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Re: GlorpSession refresh: creates new instances when there are references to existing ones

jtuchel
Thanks to the comments I received from David and Thomas Brodt who contacted me privately, I found out I am using Glorp all wrong....

So after a lot of searching and playing and Transcript show: and stuff I found out my problem is not remotely related to #refresh: at all (some of you may not be surprised ;-) ).
To make a long story short: refresh: does refresh and all is fine and these additional instances however strange they might look are not a problem for application code.

What causes trouble is my use of Transactions or Unit(s)OfWork in Glorp. It turns out that when I do a #rollbackUnitOfWork, an object that has just been correctly refreshed, gets rolled back to its initial state, which, from the perspective of the Smalltalk image, is not what is currently there in the database. It is what was read from the database at the first read within the current session. This is, of course, a clear case of „works as intended“.

So obviously, I am using Glorp the wrong way when it comes to Transaction handling.

I’ll try to give a short intro to what we do.

We start off by sending a beginUnitOfWork to the Glory session and reading our „root object“. When the user works with the objects, they get read by their proxies, nothing special here. When the user clicks „OK“ in a screen, we do both: a commitUnitOfWork and beginUnitOfWork and just carry on doing our page rendering and stuff. There are „cancel“ buttons that do a rollbackUnitOfWork;beginUnitOfWork in some places, but to be honest, in a web context these make little sense, because nobody clicks them or at least there is no penalty for not clicking them. Cancel Buttons are essentially useless in web apps.

Our Web App has a menu on the left side of the page where you can start a new „dialog“ any time you want, be it in the middle of changing objects or after a commit. So we added a #rollbackUnitOfWork to the handler for all menu items, just to make sure no changes that are not yet committed don’t survive from the current screen. This has worked for a few years, because we use a framework that only stores valid values into the business objects when they save / commit.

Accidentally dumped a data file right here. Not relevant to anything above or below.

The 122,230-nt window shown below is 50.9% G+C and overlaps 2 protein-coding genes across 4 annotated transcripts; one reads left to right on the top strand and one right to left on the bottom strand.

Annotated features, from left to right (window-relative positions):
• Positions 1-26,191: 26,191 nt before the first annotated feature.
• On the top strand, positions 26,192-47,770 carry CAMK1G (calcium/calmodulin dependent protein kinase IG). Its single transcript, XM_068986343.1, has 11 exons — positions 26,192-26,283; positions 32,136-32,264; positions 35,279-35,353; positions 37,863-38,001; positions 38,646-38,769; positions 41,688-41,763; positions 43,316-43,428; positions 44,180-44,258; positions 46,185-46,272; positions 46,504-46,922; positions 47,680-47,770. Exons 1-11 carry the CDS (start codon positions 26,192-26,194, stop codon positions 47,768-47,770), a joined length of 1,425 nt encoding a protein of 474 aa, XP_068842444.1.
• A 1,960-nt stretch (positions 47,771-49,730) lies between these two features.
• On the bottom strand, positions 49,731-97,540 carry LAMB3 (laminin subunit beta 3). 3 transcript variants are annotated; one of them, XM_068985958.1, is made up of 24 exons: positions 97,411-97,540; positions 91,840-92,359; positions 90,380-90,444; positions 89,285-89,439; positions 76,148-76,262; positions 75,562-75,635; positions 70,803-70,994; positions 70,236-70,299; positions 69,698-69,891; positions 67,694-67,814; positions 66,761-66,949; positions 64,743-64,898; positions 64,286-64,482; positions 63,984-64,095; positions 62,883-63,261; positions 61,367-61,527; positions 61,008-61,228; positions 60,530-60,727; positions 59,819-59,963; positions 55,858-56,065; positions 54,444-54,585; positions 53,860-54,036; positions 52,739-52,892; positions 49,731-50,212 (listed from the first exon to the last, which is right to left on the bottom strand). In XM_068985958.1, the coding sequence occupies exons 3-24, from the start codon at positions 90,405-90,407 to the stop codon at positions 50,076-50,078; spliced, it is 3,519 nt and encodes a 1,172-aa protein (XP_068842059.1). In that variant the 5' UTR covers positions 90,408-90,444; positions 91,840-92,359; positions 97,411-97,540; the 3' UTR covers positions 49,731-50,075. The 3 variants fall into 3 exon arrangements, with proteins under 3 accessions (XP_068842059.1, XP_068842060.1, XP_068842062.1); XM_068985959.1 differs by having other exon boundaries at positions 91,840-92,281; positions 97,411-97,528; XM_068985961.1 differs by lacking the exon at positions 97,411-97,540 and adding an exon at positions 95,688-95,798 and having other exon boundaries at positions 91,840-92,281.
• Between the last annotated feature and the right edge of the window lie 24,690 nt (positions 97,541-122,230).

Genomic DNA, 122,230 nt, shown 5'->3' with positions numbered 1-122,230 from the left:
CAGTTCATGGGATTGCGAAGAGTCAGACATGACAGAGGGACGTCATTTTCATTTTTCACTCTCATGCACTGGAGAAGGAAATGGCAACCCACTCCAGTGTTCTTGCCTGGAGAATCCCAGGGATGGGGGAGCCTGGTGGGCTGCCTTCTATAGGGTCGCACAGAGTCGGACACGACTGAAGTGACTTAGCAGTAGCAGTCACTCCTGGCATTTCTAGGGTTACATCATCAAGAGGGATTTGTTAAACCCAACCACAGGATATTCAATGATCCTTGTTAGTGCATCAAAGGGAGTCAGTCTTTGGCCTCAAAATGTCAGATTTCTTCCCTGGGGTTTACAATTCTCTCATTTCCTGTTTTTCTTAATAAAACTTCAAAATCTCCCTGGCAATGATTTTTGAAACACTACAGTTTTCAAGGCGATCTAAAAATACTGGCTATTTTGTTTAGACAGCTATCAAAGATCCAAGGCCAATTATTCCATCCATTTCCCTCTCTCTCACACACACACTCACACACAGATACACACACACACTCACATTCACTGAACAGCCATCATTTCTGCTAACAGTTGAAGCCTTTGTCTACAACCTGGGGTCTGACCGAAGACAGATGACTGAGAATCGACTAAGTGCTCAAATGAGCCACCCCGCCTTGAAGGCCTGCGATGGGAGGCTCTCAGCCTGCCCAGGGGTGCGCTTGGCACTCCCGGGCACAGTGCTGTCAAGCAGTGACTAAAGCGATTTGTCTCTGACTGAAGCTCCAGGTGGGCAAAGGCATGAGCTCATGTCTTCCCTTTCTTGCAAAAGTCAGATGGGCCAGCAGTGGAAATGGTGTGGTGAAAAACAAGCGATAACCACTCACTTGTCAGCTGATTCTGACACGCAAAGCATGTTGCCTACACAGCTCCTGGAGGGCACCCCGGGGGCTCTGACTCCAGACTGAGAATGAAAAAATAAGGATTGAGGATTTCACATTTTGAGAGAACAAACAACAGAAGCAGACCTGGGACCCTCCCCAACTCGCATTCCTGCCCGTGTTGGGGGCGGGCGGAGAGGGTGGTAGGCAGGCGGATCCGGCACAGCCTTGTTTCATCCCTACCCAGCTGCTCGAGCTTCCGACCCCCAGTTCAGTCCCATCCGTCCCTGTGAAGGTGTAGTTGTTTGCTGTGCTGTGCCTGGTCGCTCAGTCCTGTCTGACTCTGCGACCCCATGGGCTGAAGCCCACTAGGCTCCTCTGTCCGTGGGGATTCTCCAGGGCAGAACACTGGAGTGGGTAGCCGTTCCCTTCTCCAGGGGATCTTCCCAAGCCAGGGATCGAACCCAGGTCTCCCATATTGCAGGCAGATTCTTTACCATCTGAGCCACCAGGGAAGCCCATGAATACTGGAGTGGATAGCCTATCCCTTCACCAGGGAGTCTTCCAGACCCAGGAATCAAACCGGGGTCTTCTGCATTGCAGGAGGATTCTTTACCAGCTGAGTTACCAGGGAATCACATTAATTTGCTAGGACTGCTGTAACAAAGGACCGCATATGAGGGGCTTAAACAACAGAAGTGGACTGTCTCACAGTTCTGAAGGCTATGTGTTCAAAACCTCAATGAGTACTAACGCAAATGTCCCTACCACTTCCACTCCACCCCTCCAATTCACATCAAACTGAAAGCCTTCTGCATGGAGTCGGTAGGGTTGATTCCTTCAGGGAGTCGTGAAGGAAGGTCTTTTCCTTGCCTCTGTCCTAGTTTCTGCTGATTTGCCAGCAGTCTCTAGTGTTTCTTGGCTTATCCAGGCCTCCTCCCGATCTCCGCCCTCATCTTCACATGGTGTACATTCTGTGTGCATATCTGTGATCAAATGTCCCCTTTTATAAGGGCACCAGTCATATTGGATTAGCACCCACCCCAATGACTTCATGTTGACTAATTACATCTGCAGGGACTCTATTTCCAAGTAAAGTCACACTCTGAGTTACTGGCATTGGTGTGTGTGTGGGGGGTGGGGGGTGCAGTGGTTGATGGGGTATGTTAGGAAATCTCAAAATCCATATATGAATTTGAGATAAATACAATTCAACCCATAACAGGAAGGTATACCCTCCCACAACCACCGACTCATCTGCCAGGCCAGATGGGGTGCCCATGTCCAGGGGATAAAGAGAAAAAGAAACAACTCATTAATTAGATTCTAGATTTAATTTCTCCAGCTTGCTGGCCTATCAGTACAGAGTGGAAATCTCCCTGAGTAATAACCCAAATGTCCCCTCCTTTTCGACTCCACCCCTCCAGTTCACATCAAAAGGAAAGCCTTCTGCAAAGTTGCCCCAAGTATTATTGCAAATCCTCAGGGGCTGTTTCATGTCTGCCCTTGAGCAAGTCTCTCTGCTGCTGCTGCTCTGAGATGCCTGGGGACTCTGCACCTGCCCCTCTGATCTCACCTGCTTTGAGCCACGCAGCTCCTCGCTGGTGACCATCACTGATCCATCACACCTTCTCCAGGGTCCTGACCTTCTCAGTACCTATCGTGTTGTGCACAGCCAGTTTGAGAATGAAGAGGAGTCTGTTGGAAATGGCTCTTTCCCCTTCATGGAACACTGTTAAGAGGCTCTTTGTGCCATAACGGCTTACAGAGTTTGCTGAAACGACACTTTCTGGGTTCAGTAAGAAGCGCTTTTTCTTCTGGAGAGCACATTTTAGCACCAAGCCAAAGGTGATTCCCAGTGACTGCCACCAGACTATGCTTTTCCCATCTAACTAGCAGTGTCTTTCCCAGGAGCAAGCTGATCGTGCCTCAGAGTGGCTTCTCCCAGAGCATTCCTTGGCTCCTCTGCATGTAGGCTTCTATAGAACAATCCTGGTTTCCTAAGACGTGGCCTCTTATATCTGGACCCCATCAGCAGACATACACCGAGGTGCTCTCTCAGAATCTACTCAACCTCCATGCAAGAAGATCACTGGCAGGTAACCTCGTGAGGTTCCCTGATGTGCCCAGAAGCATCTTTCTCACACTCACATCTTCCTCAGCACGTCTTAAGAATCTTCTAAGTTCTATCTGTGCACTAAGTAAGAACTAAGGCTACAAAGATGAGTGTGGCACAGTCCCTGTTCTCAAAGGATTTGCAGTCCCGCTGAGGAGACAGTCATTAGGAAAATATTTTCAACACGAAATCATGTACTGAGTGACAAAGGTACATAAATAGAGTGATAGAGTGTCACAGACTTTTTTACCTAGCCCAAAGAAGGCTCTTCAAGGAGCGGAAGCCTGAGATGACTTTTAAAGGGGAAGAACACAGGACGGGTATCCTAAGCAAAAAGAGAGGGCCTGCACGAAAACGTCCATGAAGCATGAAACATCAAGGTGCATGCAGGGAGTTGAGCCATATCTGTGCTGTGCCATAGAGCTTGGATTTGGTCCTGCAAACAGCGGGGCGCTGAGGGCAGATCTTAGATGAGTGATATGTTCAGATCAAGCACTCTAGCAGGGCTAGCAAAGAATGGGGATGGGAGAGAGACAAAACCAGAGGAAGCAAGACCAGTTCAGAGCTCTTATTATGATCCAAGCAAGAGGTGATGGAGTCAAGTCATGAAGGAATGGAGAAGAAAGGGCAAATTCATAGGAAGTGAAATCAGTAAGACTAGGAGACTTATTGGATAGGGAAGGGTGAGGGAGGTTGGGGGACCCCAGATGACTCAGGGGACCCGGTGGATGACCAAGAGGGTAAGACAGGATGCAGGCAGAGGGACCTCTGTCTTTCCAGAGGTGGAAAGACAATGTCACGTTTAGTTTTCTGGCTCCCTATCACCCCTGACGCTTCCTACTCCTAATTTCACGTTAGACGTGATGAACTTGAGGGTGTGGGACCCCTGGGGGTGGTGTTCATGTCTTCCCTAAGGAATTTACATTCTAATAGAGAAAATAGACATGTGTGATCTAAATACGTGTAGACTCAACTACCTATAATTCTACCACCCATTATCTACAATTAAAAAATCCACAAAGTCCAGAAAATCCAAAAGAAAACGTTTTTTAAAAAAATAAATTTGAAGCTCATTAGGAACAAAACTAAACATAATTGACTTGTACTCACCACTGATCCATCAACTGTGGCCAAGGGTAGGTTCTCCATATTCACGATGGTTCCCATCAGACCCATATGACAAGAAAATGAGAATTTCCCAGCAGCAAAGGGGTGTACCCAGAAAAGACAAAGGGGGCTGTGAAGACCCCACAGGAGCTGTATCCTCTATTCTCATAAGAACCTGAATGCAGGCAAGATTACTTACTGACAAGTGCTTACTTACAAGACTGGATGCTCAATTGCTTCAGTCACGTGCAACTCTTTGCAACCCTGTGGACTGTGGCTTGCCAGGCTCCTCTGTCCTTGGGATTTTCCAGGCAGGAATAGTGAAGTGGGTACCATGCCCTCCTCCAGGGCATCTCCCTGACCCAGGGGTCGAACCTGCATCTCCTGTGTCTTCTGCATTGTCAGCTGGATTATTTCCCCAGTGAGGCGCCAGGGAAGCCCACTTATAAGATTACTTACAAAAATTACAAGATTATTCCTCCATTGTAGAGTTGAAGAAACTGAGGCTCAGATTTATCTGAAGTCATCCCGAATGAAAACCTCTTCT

With more and more Ajax creeping into our dialogs, there are now changes to the business objects in-between opening a screen and saving/committing (or rolling back). That is why we introduced the safety net of this additional rollback.

Our business model is so interconnected that it is hard to work with memento objects (how many objects do have to be provided as working copies to make business checks work correctly?).
On the other hand, doing a full reread of all objects every time you commit or rollback takes up to a few seconds, so we tried to live with the (obviously dangerous) combination of long-lived units of work (in the image, not on the database side).

Is there a way of doing a „rollback these objects to the state that’s in the database now“ that also resets what Glorp thinks of as the initial value? Maybe something like „proxy these objects“?

What is other people’s strategy for transaction handling in a non-modal application when re-loading everything all the time is not a desirable option?

I hope for comments, ideas, impulses.

Joachim

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Re: GlorpSession refresh: creates new instances when there are references to existing ones

jtuchel